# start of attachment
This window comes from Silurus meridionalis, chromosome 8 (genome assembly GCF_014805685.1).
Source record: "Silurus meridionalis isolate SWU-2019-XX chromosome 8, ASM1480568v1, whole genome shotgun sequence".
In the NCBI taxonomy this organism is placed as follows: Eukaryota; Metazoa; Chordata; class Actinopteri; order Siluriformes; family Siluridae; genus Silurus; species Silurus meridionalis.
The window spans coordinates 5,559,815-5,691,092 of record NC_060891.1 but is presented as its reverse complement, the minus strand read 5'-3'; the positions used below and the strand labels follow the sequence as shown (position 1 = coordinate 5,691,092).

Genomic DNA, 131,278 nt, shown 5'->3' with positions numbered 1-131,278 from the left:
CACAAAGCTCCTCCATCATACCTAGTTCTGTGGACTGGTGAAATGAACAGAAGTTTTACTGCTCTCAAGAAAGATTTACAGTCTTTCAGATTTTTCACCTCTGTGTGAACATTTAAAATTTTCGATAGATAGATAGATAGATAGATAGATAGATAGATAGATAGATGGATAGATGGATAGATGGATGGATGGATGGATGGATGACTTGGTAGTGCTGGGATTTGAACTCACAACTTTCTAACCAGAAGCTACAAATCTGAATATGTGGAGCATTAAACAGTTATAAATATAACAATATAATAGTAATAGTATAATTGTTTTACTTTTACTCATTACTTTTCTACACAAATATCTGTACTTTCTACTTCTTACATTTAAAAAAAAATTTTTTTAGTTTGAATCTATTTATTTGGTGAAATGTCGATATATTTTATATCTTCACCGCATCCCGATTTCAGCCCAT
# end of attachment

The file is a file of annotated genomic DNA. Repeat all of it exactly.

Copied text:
This window comes from Silurus meridionalis, chromosome 8 (genome assembly GCF_014805685.1).
Source record: "Silurus meridionalis isolate SWU-2019-XX chromosome 8, ASM1480568v1, whole genome shotgun sequence".
In the NCBI taxonomy this organism is placed as follows: Eukaryota; Metazoa; Chordata; class Actinopteri; order Siluriformes; family Siluridae; genus Silurus; species Silurus meridionalis.
The window spans coordinates 5,559,815-5,691,092 of record NC_060891.1 but is presented as its reverse complement, the minus strand read 5'-3'; the positions used below and the strand labels follow the sequence as shown (position 1 = coordinate 5,691,092).

Genomic DNA, 131,278 nt, shown 5'->3' with positions numbered 1-131,278 from the left:
CACAAAGCTCCTCCATCATACCTAGTTCTGTGGACTGGTGAAATGAACAGAAGTTTTACTGCTCTCAAGAAAGATTTACAGTCTTTCAGATTTTTCACCTCTGTGTGAACATTTAAAATTTTCGATAGATAGATAGATAGATAGATAGATAGATAGATAGATAGATGGATAGATGGATAGATGGATGGATGGATGGATGGATGACTTGGTAGTGCTGGGATTTGAACTCACAACTTTCTAACCAGAAGCTACAAATCTGAATATGTGGAGCATTAAACAGTTATAAATATAACAATATAATAGTAATAGTATAATTGTTTTACTTTTACTCATTACTTTTCTACACAAATATCTGTACTTTCTACTTCTTACATTTAAAAAAAAATTTTTTTAGTTTGAATCTATTTATTTGGTGAAATGTCGATATATTTTATATCTTCACCGCATCCCGATTTCAGCCCAT